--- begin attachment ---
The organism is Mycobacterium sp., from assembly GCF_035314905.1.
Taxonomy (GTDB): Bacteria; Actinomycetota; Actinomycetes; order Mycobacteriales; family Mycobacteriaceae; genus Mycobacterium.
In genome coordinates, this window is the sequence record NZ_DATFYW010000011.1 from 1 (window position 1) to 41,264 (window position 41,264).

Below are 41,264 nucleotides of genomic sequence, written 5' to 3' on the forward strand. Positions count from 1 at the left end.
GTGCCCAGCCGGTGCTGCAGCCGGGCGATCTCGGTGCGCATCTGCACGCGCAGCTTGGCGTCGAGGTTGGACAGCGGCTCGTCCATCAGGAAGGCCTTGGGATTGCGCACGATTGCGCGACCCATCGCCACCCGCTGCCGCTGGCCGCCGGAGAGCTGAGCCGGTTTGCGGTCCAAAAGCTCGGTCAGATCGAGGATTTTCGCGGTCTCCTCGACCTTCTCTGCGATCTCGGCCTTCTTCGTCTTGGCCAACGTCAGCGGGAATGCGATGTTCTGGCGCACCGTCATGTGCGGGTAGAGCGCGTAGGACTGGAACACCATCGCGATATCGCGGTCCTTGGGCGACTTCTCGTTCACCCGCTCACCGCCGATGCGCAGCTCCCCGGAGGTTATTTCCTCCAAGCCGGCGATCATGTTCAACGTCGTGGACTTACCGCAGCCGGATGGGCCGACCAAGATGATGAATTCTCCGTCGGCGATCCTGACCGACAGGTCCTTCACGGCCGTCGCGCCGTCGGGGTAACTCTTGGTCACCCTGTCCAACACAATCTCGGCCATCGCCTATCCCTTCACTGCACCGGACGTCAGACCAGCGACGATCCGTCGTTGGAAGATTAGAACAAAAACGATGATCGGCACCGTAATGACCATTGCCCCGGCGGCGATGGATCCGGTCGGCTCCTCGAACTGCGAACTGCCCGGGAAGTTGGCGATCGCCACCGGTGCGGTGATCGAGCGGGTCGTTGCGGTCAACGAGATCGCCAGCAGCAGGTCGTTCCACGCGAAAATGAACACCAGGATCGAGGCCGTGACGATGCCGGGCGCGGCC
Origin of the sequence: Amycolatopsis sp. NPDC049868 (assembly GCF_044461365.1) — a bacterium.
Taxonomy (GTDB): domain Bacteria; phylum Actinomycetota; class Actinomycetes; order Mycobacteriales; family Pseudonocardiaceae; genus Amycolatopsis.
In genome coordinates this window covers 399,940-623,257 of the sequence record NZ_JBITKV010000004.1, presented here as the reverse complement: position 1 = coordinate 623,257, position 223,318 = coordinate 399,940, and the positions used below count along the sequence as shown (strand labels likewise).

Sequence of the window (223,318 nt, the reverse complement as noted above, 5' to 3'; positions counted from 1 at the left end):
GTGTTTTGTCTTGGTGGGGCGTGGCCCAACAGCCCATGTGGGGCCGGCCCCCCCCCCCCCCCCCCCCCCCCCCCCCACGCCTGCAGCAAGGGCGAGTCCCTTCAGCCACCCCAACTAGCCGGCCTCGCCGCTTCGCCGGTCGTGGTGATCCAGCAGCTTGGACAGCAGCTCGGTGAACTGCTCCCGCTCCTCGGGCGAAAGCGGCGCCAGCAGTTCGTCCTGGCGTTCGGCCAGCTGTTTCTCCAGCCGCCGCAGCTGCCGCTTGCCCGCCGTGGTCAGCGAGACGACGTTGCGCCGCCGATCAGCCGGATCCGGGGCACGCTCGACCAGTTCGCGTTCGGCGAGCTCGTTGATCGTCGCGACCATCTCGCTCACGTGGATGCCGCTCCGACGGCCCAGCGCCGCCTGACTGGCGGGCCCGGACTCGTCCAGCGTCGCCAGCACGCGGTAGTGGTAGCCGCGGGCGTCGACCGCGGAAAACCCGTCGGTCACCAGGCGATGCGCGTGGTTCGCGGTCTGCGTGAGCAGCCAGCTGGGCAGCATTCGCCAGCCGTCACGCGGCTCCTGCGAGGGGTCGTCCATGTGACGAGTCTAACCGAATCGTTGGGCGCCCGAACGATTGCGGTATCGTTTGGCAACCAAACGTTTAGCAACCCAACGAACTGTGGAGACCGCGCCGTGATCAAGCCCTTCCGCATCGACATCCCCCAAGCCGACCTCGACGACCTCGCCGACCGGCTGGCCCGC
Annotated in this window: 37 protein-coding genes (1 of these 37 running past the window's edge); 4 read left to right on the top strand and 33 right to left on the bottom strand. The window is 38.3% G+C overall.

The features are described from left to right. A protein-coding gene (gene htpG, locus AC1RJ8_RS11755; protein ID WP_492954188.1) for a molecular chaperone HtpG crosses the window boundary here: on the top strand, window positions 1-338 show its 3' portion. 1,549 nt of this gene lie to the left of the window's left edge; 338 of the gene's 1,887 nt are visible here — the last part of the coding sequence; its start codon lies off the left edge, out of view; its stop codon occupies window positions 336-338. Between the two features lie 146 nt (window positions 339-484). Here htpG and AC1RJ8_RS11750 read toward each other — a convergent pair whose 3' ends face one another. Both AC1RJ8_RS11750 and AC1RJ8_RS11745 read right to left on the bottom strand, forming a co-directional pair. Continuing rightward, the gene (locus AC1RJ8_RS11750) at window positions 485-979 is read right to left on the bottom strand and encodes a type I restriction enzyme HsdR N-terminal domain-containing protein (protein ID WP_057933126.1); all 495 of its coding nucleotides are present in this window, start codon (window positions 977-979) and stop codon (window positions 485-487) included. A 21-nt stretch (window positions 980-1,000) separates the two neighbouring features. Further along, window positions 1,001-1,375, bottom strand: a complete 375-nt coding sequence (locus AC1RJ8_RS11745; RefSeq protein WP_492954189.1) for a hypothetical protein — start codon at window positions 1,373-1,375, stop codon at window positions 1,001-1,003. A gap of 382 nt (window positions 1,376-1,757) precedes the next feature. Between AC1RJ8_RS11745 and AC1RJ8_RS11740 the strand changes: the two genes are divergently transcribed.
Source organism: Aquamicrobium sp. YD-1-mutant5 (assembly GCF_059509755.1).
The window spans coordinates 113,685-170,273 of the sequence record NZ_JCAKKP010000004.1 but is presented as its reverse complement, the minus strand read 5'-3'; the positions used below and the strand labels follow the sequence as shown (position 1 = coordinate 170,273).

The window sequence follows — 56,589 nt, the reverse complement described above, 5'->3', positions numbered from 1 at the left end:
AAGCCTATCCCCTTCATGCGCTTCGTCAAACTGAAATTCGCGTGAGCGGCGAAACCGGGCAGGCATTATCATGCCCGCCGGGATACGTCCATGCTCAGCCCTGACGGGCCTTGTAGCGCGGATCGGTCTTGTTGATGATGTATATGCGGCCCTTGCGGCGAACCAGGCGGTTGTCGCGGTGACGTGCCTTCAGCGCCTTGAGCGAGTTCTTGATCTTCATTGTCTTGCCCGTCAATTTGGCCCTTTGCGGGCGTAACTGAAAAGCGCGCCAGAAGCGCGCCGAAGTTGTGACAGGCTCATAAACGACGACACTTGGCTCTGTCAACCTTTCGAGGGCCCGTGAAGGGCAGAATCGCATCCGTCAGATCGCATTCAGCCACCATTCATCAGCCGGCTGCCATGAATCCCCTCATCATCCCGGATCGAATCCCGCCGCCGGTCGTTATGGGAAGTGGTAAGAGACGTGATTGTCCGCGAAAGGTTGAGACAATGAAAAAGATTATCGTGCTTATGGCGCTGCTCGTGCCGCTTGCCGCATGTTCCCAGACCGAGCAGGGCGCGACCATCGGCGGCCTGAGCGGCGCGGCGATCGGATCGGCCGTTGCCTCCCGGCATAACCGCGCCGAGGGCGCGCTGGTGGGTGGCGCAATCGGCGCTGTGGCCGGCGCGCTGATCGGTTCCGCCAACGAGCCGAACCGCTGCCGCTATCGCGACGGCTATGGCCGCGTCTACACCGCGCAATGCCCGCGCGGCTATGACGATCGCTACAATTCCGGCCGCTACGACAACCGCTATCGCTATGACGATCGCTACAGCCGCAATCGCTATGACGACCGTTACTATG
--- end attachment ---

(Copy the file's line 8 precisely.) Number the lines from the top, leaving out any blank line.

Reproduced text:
In genome coordinates this window covers 399,940-623,257 of the sequence record NZ_JBITKV010000004.1, presented here as the reverse complement: position 1 = coordinate 623,257, position 223,318 = coordinate 399,940, and the positions used below count along the sequence as shown (strand labels likewise).